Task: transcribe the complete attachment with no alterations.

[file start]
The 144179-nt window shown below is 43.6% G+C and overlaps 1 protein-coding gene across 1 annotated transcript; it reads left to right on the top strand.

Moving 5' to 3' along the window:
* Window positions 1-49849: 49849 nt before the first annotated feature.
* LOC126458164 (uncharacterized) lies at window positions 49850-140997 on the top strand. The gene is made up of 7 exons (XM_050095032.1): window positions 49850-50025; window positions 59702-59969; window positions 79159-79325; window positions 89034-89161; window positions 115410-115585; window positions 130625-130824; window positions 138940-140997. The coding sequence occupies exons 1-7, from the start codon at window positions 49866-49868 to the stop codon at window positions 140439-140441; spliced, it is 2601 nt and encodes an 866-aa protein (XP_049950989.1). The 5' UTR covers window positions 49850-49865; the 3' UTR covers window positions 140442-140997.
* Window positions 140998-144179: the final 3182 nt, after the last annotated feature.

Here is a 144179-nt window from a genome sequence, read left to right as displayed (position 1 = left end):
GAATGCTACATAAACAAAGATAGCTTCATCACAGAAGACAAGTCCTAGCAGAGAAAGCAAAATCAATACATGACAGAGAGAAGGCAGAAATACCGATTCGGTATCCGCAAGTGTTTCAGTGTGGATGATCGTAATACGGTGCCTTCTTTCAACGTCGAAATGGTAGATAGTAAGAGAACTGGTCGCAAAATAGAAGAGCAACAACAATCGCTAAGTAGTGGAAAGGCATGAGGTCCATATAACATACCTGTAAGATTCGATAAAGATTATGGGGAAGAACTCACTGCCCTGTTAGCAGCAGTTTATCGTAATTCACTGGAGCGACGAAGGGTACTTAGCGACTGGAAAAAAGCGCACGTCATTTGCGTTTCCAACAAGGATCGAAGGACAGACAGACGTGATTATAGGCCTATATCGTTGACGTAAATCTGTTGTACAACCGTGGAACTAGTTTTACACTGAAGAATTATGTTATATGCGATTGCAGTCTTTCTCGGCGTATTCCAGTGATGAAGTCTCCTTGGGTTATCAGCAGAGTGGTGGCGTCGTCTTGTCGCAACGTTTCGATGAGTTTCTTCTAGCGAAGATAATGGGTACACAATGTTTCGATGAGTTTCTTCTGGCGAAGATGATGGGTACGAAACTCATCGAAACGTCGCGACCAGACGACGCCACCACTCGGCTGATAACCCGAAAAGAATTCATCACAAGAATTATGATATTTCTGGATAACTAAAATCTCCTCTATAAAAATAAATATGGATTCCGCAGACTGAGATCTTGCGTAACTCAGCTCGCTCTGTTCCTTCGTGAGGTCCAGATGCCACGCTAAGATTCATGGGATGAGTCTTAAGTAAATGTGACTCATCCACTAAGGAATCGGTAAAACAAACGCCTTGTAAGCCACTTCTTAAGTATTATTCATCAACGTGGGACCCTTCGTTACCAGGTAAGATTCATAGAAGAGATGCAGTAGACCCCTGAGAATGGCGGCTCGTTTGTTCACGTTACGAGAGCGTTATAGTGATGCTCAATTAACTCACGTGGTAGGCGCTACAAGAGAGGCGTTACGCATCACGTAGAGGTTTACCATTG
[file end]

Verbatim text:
The 144179-nt window shown below is 43.6% G+C and overlaps 1 protein-coding gene across 1 annotated transcript; it reads left to right on the top strand.

Moving 5' to 3' along the window:
* Window positions 1-49849: 49849 nt before the first annotated feature.
* LOC126458164 (uncharacterized) lies at window positions 49850-140997 on the top strand. The gene is made up of 7 exons (XM_050095032.1): window positions 49850-50025; window positions 59702-59969; window positions 79159-79325; window positions 89034-89161; window positions 115410-115585; window positions 130625-130824; window positions 138940-140997. The coding sequence occupies exons 1-7, from the start codon at window positions 49866-49868 to the stop codon at window positions 140439-140441; spliced, it is 2601 nt and encodes an 866-aa protein (XP_049950989.1). The 5' UTR covers window positions 49850-49865; the 3' UTR covers window positions 140442-140997.
* Window positions 140998-144179: the final 3182 nt, after the last annotated feature.

Here is a 144179-nt window from a genome sequence, read left to right as displayed (position 1 = left end):
GAATGCTACATAAACAAAGATAGCTTCATCACAGAAGACAAGTCCTAGCAGAGAAAGCAAAATCAATACATGACAGAGAGAAGGCAGAAATACCGATTCGGTATCCGCAAGTGTTTCAGTGTGGATGATCGTAATACGGTGCCTTCTTTCAACGTCGAAATGGTAGATAGTAAGAGAACTGGTCGCAAAATAGAAGAGCAACAACAATCGCTAAGTAGTGGAAAGGCATGAGGTCCATATAACATACCTGTAAGATTCGATAAAGATTATGGGGAAGAACTCACTGCCCTGTTAGCAGCAGTTTATCGTAATTCACTGGAGCGACGAAGGGTACTTAGCGACTGGAAAAAAGCGCACGTCATTTGCGTTTCCAACAAGGATCGAAGGACAGACAGACGTGATTATAGGCCTATATCGTTGACGTAAATCTGTTGTACAACCGTGGAACTAGTTTTACACTGAAGAATTATGTTATATGCGATTGCAGTCTTTCTCGGCGTATTCCAGTGATGAAGTCTCCTTGGGTTATCAGCAGAGTGGTGGCGTCGTCTTGTCGCAACGTTTCGATGAGTTTCTTCTAGCGAAGATAATGGGTACACAATGTTTCGATGAGTTTCTTCTGGCGAAGATGATGGGTACGAAACTCATCGAAACGTCGCGACCAGACGACGCCACCACTCGGCTGATAACCCGAAAAGAATTCATCACAAGAATTATGATATTTCTGGATAACTAAAATCTCCTCTATAAAAATAAATATGGATTCCGCAGACTGAGATCTTGCGTAACTCAGCTCGCTCTGTTCCTTCGTGAGGTCCAGATGCCACGCTAAGATTCATGGGATGAGTCTTAAGTAAATGTGACTCATCCACTAAGGAATCGGTAAAACAAACGCCTTGTAAGCCACTTCTTAAGTATTATTCATCAACGTGGGACCCTTCGTTACCAGGTAAGATTCATAGAAGAGATGCAGTAGACCCCTGAGAATGGCGGCTCGTTTGTTCACGTTACGAGAGCGTTATAGTGATGCTCAATTAACTCACGTGGTAGGCGCTACAAGAGAGGCGTTACGCATCACGTAGAGGTTTACCATTG